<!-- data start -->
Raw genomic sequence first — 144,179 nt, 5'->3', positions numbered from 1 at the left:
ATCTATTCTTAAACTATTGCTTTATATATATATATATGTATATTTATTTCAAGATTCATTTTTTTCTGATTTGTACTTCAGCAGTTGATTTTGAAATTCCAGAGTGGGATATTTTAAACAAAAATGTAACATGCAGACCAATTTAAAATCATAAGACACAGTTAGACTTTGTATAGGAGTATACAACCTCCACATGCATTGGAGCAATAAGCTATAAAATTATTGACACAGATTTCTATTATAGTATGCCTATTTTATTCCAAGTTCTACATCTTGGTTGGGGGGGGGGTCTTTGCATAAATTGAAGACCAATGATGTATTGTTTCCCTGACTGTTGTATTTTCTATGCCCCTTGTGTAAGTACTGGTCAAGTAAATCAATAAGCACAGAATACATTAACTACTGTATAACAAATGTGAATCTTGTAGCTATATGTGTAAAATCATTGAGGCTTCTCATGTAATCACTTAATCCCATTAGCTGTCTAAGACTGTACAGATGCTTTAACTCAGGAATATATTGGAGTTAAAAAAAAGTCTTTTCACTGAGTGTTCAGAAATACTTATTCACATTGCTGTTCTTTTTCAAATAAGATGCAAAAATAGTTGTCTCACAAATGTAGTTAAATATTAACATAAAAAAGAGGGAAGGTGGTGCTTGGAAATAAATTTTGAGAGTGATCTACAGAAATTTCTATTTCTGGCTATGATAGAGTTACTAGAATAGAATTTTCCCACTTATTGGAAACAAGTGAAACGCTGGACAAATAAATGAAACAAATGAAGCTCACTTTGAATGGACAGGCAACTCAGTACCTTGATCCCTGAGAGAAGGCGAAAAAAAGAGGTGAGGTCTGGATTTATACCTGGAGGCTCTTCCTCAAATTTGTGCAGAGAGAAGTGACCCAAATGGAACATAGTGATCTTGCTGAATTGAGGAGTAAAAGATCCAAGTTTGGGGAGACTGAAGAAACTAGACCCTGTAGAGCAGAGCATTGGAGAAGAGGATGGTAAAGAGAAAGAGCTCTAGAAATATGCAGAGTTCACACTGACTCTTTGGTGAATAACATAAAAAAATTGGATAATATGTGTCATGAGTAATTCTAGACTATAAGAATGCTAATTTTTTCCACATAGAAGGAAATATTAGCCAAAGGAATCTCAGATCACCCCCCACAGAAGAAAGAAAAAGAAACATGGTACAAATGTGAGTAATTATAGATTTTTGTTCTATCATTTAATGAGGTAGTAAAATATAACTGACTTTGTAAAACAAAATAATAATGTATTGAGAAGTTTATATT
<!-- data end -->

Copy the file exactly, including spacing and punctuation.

Raw genomic sequence first — 144,179 nt, 5'->3', positions numbered from 1 at the left:
ATCTATTCTTAAACTATTGCTTTATATATATATATATGTATATTTATTTCAAGATTCATTTTTTTCTGATTTGTACTTCAGCAGTTGATTTTGAAATTCCAGAGTGGGATATTTTAAACAAAAATGTAACATGCAGACCAATTTAAAATCATAAGACACAGTTAGACTTTGTATAGGAGTATACAACCTCCACATGCATTGGAGCAATAAGCTATAAAATTATTGACACAGATTTCTATTATAGTATGCCTATTTTATTCCAAGTTCTACATCTTGGTTGGGGGGGGGGTCTTTGCATAAATTGAAGACCAATGATGTATTGTTTCCCTGACTGTTGTATTTTCTATGCCCCTTGTGTAAGTACTGGTCAAGTAAATCAATAAGCACAGAATACATTAACTACTGTATAACAAATGTGAATCTTGTAGCTATATGTGTAAAATCATTGAGGCTTCTCATGTAATCACTTAATCCCATTAGCTGTCTAAGACTGTACAGATGCTTTAACTCAGGAATATATTGGAGTTAAAAAAAAGTCTTTTCACTGAGTGTTCAGAAATACTTATTCACATTGCTGTTCTTTTTCAAATAAGATGCAAAAATAGTTGTCTCACAAATGTAGTTAAATATTAACATAAAAAAGAGGGAAGGTGGTGCTTGGAAATAAATTTTGAGAGTGATCTACAGAAATTTCTATTTCTGGCTATGATAGAGTTACTAGAATAGAATTTTCCCACTTATTGGAAACAAGTGAAACGCTGGACAAATAAATGAAACAAATGAAGCTCACTTTGAATGGACAGGCAACTCAGTACCTTGATCCCTGAGAGAAGGCGAAAAAAAGAGGTGAGGTCTGGATTTATACCTGGAGGCTCTTCCTCAAATTTGTGCAGAGAGAAGTGACCCAAATGGAACATAGTGATCTTGCTGAATTGAGGAGTAAAAGATCCAAGTTTGGGGAGACTGAAGAAACTAGACCCTGTAGAGCAGAGCATTGGAGAAGAGGATGGTAAAGAGAAAGAGCTCTAGAAATATGCAGAGTTCACACTGACTCTTTGGTGAATAACATAAAAAAATTGGATAATATGTGTCATGAGTAATTCTAGACTATAAGAATGCTAATTTTTTCCACATAGAAGGAAATATTAGCCAAAGGAATCTCAGATCACCCCCCACAGAAGAAAGAAAAAGAAACATGGTACAAATGTGAGTAATTATAGATTTTTGTTCTATCATTTAATGAGGTAGTAAAATATAACTGACTTTGTAAAACAAAATAATAATGTATTGAGAAGTTTATATT